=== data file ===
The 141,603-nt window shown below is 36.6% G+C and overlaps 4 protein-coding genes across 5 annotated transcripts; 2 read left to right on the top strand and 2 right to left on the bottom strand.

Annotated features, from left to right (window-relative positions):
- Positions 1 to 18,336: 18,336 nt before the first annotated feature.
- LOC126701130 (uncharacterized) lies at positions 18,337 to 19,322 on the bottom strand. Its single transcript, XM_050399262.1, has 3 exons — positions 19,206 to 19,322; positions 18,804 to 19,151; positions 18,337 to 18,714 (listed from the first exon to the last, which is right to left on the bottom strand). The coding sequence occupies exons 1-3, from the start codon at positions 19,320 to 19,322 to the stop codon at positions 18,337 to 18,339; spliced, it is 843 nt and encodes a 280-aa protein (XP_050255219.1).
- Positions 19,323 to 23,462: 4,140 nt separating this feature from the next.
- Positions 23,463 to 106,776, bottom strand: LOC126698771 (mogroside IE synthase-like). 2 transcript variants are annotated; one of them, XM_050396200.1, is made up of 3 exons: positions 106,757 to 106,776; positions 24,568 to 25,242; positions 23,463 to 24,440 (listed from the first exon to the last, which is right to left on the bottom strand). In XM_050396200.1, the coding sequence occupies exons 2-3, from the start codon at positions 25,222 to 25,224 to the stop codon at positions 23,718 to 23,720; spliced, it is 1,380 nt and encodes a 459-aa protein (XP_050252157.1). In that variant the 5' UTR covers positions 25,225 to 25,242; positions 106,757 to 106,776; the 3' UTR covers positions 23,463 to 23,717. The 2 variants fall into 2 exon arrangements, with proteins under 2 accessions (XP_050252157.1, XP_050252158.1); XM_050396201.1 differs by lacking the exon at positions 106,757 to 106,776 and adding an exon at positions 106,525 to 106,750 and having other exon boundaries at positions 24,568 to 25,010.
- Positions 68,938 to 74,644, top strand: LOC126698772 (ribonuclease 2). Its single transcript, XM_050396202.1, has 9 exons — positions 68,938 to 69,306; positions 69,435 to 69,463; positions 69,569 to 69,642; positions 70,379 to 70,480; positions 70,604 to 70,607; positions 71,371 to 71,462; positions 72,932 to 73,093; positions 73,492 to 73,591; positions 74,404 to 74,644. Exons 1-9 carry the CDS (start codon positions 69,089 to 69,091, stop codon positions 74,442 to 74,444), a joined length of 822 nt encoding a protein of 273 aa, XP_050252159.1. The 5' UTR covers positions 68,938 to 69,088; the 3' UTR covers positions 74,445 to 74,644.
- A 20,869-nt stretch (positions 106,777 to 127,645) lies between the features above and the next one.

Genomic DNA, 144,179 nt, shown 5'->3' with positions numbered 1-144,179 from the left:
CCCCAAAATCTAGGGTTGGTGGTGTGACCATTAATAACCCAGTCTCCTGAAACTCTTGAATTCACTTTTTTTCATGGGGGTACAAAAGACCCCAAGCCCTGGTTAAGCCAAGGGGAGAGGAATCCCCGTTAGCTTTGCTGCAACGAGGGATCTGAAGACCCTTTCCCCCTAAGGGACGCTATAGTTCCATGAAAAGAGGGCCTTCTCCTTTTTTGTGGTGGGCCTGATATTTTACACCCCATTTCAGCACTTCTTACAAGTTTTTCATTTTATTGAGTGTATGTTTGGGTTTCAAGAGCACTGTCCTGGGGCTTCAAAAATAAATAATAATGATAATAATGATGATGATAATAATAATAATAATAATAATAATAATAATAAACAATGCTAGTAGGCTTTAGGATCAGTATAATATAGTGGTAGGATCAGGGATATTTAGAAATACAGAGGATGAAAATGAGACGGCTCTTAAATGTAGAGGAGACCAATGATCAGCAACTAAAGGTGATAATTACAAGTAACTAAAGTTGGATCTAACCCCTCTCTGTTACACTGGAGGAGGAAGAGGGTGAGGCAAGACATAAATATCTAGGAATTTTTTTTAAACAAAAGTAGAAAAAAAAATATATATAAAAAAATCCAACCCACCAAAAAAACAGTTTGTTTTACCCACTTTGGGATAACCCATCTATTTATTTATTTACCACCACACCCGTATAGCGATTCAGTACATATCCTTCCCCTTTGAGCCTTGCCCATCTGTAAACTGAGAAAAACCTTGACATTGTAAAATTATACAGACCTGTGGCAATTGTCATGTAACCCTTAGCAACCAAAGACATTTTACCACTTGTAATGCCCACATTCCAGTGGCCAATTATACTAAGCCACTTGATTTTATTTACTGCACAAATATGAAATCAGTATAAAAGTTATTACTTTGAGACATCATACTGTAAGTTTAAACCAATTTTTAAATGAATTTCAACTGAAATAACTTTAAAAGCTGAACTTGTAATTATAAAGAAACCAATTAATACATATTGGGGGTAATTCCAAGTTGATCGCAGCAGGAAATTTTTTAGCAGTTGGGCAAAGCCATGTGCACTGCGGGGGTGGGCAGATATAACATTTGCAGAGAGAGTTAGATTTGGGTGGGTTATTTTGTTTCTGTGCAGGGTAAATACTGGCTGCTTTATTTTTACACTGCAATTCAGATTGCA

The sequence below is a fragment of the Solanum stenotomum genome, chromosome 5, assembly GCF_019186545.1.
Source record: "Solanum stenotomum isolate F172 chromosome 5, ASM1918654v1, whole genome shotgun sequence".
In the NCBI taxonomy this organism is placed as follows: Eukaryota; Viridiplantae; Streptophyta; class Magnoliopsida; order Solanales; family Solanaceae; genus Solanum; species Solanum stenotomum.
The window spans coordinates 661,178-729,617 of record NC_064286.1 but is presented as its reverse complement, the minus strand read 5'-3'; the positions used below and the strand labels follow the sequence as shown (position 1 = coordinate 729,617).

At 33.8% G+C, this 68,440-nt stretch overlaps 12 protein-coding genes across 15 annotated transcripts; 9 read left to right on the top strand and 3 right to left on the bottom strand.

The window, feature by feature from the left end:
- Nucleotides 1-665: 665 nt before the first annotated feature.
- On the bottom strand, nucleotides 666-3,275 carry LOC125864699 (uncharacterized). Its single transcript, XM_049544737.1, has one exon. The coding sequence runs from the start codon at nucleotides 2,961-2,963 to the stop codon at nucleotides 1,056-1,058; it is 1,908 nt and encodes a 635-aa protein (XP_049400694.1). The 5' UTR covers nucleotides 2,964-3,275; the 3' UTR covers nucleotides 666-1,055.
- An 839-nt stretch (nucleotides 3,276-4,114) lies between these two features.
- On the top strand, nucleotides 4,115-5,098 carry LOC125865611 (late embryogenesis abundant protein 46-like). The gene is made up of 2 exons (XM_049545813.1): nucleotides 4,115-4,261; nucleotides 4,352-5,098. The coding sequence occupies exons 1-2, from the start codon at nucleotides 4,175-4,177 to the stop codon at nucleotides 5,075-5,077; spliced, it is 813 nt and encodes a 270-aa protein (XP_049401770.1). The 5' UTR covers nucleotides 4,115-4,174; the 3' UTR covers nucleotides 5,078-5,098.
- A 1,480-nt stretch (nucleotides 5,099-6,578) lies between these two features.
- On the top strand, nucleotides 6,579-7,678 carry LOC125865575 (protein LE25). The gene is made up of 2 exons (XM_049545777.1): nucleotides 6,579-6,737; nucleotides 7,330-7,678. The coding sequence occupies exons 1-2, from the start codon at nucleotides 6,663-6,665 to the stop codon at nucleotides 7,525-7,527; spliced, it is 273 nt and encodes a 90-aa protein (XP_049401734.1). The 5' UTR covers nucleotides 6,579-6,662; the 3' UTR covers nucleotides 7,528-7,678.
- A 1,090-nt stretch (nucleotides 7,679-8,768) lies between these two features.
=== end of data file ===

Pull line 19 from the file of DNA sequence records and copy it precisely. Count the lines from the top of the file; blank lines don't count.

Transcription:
- An 839-nt stretch (nucleotides 3,276-4,114) lies between these two features.